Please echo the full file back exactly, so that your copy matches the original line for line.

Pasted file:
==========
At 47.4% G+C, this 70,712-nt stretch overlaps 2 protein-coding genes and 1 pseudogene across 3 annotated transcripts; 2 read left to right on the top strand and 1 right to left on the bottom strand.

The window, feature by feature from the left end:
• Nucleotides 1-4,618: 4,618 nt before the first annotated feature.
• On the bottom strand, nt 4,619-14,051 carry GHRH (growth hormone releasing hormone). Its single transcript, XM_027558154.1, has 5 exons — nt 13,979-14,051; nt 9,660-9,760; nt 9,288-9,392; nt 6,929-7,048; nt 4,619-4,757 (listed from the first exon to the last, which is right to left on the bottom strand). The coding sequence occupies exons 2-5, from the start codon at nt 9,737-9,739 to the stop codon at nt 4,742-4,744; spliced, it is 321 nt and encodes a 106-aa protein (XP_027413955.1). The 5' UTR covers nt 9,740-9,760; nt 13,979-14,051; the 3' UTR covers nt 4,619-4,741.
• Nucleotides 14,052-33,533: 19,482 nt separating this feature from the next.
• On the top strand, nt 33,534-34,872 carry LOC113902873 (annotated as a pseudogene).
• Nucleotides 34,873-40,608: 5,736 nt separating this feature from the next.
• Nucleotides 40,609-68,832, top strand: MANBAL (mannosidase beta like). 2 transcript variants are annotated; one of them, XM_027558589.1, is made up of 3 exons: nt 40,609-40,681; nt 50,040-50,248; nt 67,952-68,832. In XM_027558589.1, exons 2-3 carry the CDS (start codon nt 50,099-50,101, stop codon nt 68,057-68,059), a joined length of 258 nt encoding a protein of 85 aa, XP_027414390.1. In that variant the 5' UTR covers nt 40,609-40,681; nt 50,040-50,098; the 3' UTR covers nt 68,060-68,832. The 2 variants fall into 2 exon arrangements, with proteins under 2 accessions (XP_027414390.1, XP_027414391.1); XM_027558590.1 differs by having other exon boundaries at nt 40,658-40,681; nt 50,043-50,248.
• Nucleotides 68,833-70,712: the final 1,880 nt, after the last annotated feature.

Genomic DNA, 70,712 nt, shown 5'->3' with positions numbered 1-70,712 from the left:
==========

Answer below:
At 47.4% G+C, this 70,712-nt stretch overlaps 2 protein-coding genes and 1 pseudogene across 3 annotated transcripts; 2 read left to right on the top strand and 1 right to left on the bottom strand.

The window, feature by feature from the left end:
• Nucleotides 1-4,618: 4,618 nt before the first annotated feature.
• On the bottom strand, nt 4,619-14,051 carry GHRH (growth hormone releasing hormone). Its single transcript, XM_027558154.1, has 5 exons — nt 13,979-14,051; nt 9,660-9,760; nt 9,288-9,392; nt 6,929-7,048; nt 4,619-4,757 (listed from the first exon to the last, which is right to left on the bottom strand). The coding sequence occupies exons 2-5, from the start codon at nt 9,737-9,739 to the stop codon at nt 4,742-4,744; spliced, it is 321 nt and encodes a 106-aa protein (XP_027413955.1). The 5' UTR covers nt 9,740-9,760; nt 13,979-14,051; the 3' UTR covers nt 4,619-4,741.
• Nucleotides 14,052-33,533: 19,482 nt separating this feature from the next.
• On the top strand, nt 33,534-34,872 carry LOC113902873 (annotated as a pseudogene).
• Nucleotides 34,873-40,608: 5,736 nt separating this feature from the next.
• Nucleotides 40,609-68,832, top strand: MANBAL (mannosidase beta like). 2 transcript variants are annotated; one of them, XM_027558589.1, is made up of 3 exons: nt 40,609-40,681; nt 50,040-50,248; nt 67,952-68,832. In XM_027558589.1, exons 2-3 carry the CDS (start codon nt 50,099-50,101, stop codon nt 68,057-68,059), a joined length of 258 nt encoding a protein of 85 aa, XP_027414390.1. In that variant the 5' UTR covers nt 40,609-40,681; nt 50,040-50,098; the 3' UTR covers nt 68,060-68,832. The 2 variants fall into 2 exon arrangements, with proteins under 2 accessions (XP_027414390.1, XP_027414391.1); XM_027558590.1 differs by having other exon boundaries at nt 40,658-40,681; nt 50,043-50,248.
• Nucleotides 68,833-70,712: the final 1,880 nt, after the last annotated feature.

Genomic DNA, 70,712 nt, shown 5'->3' with positions numbered 1-70,712 from the left: